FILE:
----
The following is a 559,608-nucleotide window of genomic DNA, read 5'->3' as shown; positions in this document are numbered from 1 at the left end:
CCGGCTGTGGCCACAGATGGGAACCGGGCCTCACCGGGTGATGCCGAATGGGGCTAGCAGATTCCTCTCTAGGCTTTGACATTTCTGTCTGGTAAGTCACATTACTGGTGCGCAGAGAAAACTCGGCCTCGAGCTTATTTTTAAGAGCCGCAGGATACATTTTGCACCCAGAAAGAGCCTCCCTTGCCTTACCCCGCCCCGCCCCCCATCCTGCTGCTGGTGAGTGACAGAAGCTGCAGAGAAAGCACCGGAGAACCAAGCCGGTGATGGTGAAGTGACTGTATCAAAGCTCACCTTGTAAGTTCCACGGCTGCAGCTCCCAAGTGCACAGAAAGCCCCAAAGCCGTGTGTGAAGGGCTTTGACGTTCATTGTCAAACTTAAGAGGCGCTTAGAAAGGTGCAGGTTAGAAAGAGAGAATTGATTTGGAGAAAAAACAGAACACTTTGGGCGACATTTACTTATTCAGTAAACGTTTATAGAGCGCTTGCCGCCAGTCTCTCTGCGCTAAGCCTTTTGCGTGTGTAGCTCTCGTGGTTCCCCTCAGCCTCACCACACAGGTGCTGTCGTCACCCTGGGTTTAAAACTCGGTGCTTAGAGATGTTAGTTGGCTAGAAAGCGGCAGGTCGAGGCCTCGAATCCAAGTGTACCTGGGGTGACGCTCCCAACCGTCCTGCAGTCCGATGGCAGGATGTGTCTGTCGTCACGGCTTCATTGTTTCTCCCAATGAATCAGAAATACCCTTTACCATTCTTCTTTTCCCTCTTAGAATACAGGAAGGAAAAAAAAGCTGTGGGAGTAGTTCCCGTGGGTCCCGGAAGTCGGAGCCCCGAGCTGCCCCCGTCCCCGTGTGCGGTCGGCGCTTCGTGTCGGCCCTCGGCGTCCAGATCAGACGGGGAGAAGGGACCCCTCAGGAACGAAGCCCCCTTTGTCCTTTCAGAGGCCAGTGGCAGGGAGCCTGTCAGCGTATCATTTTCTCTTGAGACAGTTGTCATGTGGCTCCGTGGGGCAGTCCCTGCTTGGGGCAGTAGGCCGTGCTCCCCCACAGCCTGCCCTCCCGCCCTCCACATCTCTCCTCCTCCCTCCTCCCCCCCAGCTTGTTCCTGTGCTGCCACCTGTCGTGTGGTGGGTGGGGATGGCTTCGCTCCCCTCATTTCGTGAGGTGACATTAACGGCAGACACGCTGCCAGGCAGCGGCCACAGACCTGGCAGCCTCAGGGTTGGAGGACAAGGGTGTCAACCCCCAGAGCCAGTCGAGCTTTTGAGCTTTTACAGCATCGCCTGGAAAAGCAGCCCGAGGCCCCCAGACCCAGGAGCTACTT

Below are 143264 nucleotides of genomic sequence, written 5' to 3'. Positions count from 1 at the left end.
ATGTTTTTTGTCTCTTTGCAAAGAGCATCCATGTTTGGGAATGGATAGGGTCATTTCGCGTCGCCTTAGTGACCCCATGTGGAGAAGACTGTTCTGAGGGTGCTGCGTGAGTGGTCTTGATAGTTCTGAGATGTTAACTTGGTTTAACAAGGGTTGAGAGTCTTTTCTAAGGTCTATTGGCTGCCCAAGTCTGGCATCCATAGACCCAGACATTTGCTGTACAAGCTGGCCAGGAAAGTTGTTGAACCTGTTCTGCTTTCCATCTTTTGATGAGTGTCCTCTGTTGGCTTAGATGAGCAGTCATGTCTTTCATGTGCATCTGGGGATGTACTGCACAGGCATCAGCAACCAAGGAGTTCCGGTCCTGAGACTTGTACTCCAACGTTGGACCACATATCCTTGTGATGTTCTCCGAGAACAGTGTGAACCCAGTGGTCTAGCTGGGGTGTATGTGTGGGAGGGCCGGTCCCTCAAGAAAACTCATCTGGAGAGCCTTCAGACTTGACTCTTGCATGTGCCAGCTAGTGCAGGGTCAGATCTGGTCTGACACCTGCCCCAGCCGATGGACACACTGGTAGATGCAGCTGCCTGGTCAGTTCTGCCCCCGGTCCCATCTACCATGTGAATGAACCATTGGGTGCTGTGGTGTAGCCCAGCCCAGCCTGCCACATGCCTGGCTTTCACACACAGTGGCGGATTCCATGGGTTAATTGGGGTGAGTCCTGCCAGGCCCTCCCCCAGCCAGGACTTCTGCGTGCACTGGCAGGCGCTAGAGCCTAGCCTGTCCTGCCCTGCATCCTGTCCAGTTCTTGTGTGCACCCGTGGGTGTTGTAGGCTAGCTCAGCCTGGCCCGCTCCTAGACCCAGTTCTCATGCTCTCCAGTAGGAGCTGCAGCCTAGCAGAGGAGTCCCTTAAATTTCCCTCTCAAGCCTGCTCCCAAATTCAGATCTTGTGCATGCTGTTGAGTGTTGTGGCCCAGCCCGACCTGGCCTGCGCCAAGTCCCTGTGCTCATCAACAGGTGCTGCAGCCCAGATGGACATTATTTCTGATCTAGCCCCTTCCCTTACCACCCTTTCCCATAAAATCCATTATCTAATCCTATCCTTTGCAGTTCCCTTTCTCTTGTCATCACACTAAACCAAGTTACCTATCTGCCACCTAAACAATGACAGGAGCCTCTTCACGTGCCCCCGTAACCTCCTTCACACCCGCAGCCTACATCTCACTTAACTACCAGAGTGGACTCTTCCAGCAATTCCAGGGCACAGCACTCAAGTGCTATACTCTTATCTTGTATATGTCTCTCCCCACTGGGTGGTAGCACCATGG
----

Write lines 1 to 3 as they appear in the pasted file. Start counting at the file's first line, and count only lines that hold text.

The following is a 559,608-nucleotide window of genomic DNA, read 5'->3' as shown; positions in this document are numbered from 1 at the left end:
CCGGCTGTGGCCACAGATGGGAACCGGGCCTCACCGGGTGATGCCGAATGGGGCTAGCAGATTCCTCTCTAGGCTTTGACATTTCTGTCTGGTAAGTCACATTACTGGTGCGCAGAGAAAACTCGGCCTCGAGCTTATTTTTAAGAGCCGCAGGATACATTTTGCACCCAGAAAGAGCCTCCCTTGCCTTACCCCGCCCCGCCCCCCATCCTGCTGCTGGTGAGTGACAGAAGCTGCAGAGAAAGCACCGGAGAACCAAGCCGGTGATGGTGAAGTGACTGTATCAAAGCTCACCTTGTAAGTTCCACGGCTGCAGCTCCCAAGTGCACAGAAAGCCCCAAAGCCGTGTGTGAAGGGCTTTGACGTTCATTGTCAAACTTAAGAGGCGCTTAGAAAGGTGCAGGTTAGAAAGAGAGAATTGATTTGGAGAAAAAACAGAACACTTTGGGCGACATTTACTTATTCAGTAAACGTTTATAGAGCGCTTGCCGCCAGTCTCTCTGCGCTAAGCCTTTTGCGTGTGTAGCTCTCGTGGTTCCCCTCAGCCTCACCACACAGGTGCTGTCGTCACCCTGGGTTTAAAACTCGGTGCTTAGAGATGTTAGTTGGCTAGAAAGCGGCAGGTCGAGGCCTCGAATCCAAGTGTACCTGGGGTGACGCTCCCAACCGTCCTGCAGTCCGATGGCAGGATGTGTCTGTCGTCACGGCTTCATTGTTTCTCCCAATGAATCAGAAATACCCTTTACCATTCTTCTTTTCCCTCTTAGAATACAGGAAGGAAAAAAAAGCTGTGGGAGTAGTTCCCGTGGGTCCCGGAAGTCGGAGCCCCGAGCTGCCCCCGTCCCCGTGTGCGGTCGGCGCTTCGTGTCGGCCCTCGGCGTCCAGATCAGACGGGGAGAAGGGACCCCTCAGGAACGAAGCCCCCTTTGTCCTTTCAGAGGCCAGTGGCAGGGAGCCTGTCAGCGTATCATTTTCTCTTGAGACAGTTGTCATGTGGCTCCGTGGGGCAGTCCCTGCTTGGGGCAGTAGGCCGTGCTCCCCCACAGCCTGCCCTCCCGCCCTCCACATCTCTCCTCCTCCCTCCTCCCCCCCAGCTTGTTCCTGTGCTGCCACCTGTCGTGTGGTGGGTGGGGATGGCTTCGCTCCCCTCATTTCGTGAGGTGACATTAACGGCAGACACGCTGCCAGGCAGCGGCCACAGACCTGGCAGCCTCAGGGTTGGAGGACAAGGGTGTCAACCCCCAGAGCCAGTCGAGCTTTTGAGCTTTTACAGCATCGCCTGGAAAAGCAGCCCGAGGCCCCCAGACCCAGGAGCTACTT

Below are 143264 nucleotides of genomic sequence, written 5' to 3'. Positions count from 1 at the left end.